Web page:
I checked out replacements from Lakeland- £55 for an attachment for my Kenwood, or £25 for a cast iron one [clamps to the table] or for a plastic one with suction base. The clamp doesn’t work with modern fitted kitchens, and reviewers said the suction wasn’t good [it looked like thin plastic too] I looked at eBay for a genuine Spong. Spong have been around over 150 years, the company was started by James Osborn Spong [son of a nonconformist minister] in 1856.

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Here is an ad from 1960 – Formice had become a popular material for kitchens in the UK in the postwar years, so the company modified its original screw clamp for a suction base. I bought this

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Just like the one on the ad, and I am guessing from the 1950s, as the address is London and the company moved out to Essex in 1962. But there was a problem when I opened it – all the parts were there, but…

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..that grey rubber seal suction unit was split and so didn’t work. And I still do not have three hands. I contacted eBay saying I was sorry this had not been mentioned in the ad, but I did not need a refund as I planned to keep the mincer anyway.However, the seller apologised, and generously refunded my 99p & postage costs. This made me very happy indeed.

design award 1979

Those clever people at Spong modified the design of the 601 in the late 60s, replacing the cast iron hopper with nylon fittings, and adding a shorter handle. The base and suction unit stayed a similar size, as you see in this photo.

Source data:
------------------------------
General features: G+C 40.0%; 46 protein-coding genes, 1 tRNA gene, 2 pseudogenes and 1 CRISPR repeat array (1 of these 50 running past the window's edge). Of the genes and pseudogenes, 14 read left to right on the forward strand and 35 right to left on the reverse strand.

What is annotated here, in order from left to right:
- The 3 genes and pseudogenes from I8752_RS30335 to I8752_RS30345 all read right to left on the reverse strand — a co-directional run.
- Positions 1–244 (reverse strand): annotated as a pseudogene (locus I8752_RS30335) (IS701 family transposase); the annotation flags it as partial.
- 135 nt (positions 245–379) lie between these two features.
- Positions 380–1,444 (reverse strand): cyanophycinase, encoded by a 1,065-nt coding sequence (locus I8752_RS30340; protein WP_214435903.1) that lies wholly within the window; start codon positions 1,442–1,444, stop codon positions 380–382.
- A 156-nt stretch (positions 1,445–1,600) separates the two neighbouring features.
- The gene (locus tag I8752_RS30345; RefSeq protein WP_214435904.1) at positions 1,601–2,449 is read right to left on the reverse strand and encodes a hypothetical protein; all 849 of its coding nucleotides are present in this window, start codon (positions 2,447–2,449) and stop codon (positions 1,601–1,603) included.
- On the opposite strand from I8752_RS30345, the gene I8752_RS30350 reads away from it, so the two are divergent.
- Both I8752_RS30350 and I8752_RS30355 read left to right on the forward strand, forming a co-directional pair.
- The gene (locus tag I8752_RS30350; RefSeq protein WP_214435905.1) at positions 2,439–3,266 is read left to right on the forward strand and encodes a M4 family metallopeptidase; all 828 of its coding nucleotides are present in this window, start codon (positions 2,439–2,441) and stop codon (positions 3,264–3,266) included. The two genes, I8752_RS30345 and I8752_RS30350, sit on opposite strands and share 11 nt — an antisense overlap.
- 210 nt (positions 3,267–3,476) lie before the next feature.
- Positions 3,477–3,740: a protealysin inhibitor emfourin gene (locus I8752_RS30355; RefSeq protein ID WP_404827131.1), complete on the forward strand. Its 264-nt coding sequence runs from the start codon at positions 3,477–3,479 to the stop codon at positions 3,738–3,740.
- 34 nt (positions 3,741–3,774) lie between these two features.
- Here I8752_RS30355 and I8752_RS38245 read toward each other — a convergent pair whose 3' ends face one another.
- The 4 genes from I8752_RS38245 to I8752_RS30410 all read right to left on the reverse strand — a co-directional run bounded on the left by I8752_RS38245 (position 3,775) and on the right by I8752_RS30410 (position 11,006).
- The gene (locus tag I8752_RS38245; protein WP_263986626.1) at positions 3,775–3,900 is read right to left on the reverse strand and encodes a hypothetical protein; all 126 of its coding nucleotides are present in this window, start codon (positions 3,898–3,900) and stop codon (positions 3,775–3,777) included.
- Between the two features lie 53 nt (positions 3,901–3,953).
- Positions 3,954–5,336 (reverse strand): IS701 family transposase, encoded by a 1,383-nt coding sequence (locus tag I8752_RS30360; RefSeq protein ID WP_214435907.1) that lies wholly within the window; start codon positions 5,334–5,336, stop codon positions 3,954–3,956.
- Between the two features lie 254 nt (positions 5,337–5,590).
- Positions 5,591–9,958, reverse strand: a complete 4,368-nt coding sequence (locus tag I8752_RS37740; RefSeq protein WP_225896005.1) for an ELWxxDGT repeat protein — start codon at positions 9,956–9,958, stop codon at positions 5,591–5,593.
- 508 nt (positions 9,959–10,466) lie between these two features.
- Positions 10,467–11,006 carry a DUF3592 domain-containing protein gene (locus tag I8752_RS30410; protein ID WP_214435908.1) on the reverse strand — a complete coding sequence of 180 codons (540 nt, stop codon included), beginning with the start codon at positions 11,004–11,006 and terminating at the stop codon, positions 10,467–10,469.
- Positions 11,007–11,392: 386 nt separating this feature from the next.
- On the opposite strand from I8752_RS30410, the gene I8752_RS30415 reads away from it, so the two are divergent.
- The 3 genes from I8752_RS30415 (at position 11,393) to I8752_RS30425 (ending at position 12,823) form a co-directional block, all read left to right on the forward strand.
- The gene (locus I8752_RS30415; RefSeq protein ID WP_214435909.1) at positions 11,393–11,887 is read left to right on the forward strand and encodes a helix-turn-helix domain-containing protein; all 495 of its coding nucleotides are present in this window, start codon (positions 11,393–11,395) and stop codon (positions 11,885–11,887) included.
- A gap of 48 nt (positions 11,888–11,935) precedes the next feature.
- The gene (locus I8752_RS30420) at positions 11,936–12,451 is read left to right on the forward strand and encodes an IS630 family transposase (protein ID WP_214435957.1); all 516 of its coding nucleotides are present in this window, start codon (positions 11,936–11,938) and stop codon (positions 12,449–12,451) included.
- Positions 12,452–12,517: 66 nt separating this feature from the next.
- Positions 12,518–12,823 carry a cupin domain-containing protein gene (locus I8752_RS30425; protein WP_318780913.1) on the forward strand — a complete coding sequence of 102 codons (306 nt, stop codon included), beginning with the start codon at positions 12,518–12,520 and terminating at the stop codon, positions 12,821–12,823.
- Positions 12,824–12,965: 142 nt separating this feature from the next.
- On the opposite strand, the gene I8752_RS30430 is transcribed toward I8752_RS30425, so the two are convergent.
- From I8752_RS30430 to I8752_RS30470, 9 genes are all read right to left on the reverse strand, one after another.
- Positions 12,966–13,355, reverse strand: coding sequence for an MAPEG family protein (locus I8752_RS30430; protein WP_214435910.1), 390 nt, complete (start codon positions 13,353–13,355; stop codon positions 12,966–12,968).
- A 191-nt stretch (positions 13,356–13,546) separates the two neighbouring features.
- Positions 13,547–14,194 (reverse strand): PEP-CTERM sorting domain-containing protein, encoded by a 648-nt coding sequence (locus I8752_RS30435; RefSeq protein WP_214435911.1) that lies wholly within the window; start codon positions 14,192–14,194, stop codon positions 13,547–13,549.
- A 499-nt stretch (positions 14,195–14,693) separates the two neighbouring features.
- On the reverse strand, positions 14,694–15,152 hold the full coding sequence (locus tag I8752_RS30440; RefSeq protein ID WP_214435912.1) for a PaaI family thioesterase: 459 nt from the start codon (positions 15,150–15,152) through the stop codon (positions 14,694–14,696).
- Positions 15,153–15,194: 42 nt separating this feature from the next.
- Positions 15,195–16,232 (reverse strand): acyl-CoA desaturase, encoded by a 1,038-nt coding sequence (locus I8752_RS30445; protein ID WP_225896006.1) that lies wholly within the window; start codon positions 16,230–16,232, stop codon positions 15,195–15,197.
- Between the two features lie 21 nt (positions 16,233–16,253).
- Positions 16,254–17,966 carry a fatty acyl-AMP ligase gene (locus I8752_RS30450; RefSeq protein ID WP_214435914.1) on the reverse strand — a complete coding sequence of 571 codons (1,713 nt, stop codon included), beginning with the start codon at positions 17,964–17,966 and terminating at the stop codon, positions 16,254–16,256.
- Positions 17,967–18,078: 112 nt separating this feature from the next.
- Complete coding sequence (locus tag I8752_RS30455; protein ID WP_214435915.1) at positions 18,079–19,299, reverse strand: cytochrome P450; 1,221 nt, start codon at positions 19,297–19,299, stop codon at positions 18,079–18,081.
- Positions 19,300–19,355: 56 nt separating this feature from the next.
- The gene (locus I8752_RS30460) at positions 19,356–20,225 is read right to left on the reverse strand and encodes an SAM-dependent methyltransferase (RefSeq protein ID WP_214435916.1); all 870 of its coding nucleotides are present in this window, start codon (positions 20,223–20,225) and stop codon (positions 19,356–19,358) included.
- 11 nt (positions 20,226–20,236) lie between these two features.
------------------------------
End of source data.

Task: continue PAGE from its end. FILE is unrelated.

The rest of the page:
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And underneath the square base of my original 1970’s model was also a round black disc – and it fits my new cast iron one perfectly! Both the red/white and the ivory/orange mincer won awards from the Design Council – but I love my new older one. We swapped the black suction disc for the split grey one and it works perfectly. I have successfully made a meatloaf using my new Spong to mince the meat, onion and crusts. Hoping this one lasts another 35 years! Here’s an ad from 1972 – he’ll really appreciate a wife with a Spong!

advertspong

This is very clearly pre-feminist advertising. I am not quite sure what is meant by ‘a meal in a mincer’ Close  scrutiny of the picture shows tomatoes and radishes that have been ‘Vandyked’ with a sharp knife. I think the brown sludge may be minced meat though. I think our first cost around £3.50 from Timothy Whites – and this one is a freebie!

Do you have a mincer? and what do you use it for?